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Blog Archive

 

Amazing photos of tiny moons as Cassini orbits among the rings

Posted by Emily Lakdawalla on 2017/01/19 12:39 CST | 1 comments

Behold: Daphnis, the tiny, 8-kilometer moon that orbits within a ring gap, gently tugging on the edges of the gap to create delicate scallops.

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Here's what history has to say about when Trump's NASA administrator will take office

Posted by Jason Davis on 2017/01/19 06:04 CST | 4 comments

This Friday, Charles Bolden resigns as NASA administrator after a stint of 2,744 days. Robert Lightfoot, the agency's highest-ranking civil servant, will take over as acting admin. How long will Lightfoot serve? If history serves as a guide, it could be a while.

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Want to build on our LightSail work? Here are some resources to get started

Posted by Jason Davis on 2017/01/13 10:30 CST | 3 comments

The Planetary Society is launching a new webpage showcasing LightSail academic papers, schematics, parts and imagery.

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Blitzing Congress for NASA
Or, How I Spent My Day Off in DC

Posted by Bill Gowan on 2017/01/12 11:40 CST

Last February, a group called the Space Exploration Alliance held their annual "legislative blitz," walking the halls of Congress to sway lawmakers toward increased support for NASA's 2017 budget.

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CYGNSS Launch: The Human Side

Posted by John Noonan on 2017/01/11 11:36 CST | 1 comments

What is it like behind the scenes before, during, and after the launch of a spacecraft?

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Hidden Figures: Triumphant in the theater, sobering after

Posted by Emily Lakdawalla on 2017/01/10 06:48 CST | 5 comments

Go see Hidden Figures, and bring your kids. Despite its serious subject matter, the movie is joyful, often funny, and, in the end, triumphant.

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SpaceX is ready to fly rockets again. An expert talks about the reason a Falcon 9 blew up last year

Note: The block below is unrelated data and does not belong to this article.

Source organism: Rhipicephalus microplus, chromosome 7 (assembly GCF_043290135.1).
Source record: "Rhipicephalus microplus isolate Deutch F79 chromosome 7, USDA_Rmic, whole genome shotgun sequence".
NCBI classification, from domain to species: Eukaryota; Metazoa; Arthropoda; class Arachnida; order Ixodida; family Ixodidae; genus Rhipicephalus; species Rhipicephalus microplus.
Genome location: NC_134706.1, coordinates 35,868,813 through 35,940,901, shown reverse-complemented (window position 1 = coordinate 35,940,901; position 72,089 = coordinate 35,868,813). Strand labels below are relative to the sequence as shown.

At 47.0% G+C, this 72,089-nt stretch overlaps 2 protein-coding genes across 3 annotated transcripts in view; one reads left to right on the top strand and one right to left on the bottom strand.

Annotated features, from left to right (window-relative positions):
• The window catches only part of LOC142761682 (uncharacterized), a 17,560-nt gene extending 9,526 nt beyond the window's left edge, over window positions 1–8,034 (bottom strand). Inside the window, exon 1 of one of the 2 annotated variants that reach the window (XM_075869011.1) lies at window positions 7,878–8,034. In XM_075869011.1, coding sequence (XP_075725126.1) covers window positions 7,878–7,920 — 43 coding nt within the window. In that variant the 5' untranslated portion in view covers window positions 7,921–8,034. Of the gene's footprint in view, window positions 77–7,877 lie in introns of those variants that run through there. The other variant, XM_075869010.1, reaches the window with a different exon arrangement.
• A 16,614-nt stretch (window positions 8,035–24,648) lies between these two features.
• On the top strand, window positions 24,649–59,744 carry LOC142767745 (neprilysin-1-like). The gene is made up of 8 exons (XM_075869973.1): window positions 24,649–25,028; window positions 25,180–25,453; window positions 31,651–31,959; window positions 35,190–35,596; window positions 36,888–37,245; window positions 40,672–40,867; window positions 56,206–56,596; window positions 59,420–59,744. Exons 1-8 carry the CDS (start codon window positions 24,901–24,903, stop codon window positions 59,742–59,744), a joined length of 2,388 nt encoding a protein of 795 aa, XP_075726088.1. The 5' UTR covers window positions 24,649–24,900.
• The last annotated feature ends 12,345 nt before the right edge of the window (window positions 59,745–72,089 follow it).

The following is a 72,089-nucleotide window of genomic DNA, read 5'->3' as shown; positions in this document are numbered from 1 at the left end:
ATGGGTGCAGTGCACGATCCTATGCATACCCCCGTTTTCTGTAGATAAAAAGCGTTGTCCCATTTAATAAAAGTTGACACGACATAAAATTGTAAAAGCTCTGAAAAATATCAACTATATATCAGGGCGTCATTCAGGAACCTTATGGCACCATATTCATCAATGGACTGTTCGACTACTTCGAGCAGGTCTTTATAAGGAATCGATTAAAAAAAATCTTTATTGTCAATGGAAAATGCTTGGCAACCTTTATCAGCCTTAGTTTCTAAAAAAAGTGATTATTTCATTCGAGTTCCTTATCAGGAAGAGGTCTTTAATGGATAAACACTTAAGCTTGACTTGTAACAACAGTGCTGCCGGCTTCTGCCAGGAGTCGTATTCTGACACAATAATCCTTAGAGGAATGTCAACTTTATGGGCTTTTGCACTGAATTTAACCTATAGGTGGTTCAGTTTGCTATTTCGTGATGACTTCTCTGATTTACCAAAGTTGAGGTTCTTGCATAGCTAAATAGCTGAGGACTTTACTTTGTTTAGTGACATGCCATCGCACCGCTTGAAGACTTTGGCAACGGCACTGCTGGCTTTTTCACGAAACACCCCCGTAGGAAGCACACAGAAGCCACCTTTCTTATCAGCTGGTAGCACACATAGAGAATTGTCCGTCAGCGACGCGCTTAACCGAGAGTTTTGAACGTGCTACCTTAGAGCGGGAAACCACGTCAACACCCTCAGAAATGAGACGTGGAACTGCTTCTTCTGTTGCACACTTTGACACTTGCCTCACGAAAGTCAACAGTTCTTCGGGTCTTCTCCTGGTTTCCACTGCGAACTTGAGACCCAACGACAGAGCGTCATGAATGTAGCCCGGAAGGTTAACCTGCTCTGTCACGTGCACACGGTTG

Posted by Jason Davis on 2017/01/10 06:02 CST | 40 comments

SpaceX says they fixed a problem with the helium pressurization system that destroyed a Falcon 9 rocket last year. The company pushes the boundaries of rocket science, creating an occasional jaw-dropping fireball in the process. But will the risk-reward equation change when SpaceX starts flying astronauts?

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Lucy and Psyche Asteroid Missions

Posted by Van Kane on 2017/01/09 10:49 CST | 9 comments

Last week, NASA selected its thirteenth and fourteenth missions in its low cost Discovery program.

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Saturn's Ring Particles

Posted by Judy Schmidt on 2017/01/05 01:10 CST | 1 comments

Artist and astrophotographer Judy Schmidt brings us a view from within the rings of Saturn.

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NASA is visiting 8 asteroids in 8 years. Here are 8 things to know about the missions

Posted by Jason Davis on 2017/01/04 04:33 CST | 12 comments

NASA announced two new asteroid missions today named Lucy and Psyche that will fill important gaps in our understanding of how the solar system was formed. Here are eight things to know about the two missions.

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Mystery of Russia’s doomed Progress spacecraft may delay next ISS crew launch

Posted by Anatoly Zak on 2017/01/04 06:00 CST | 2 comments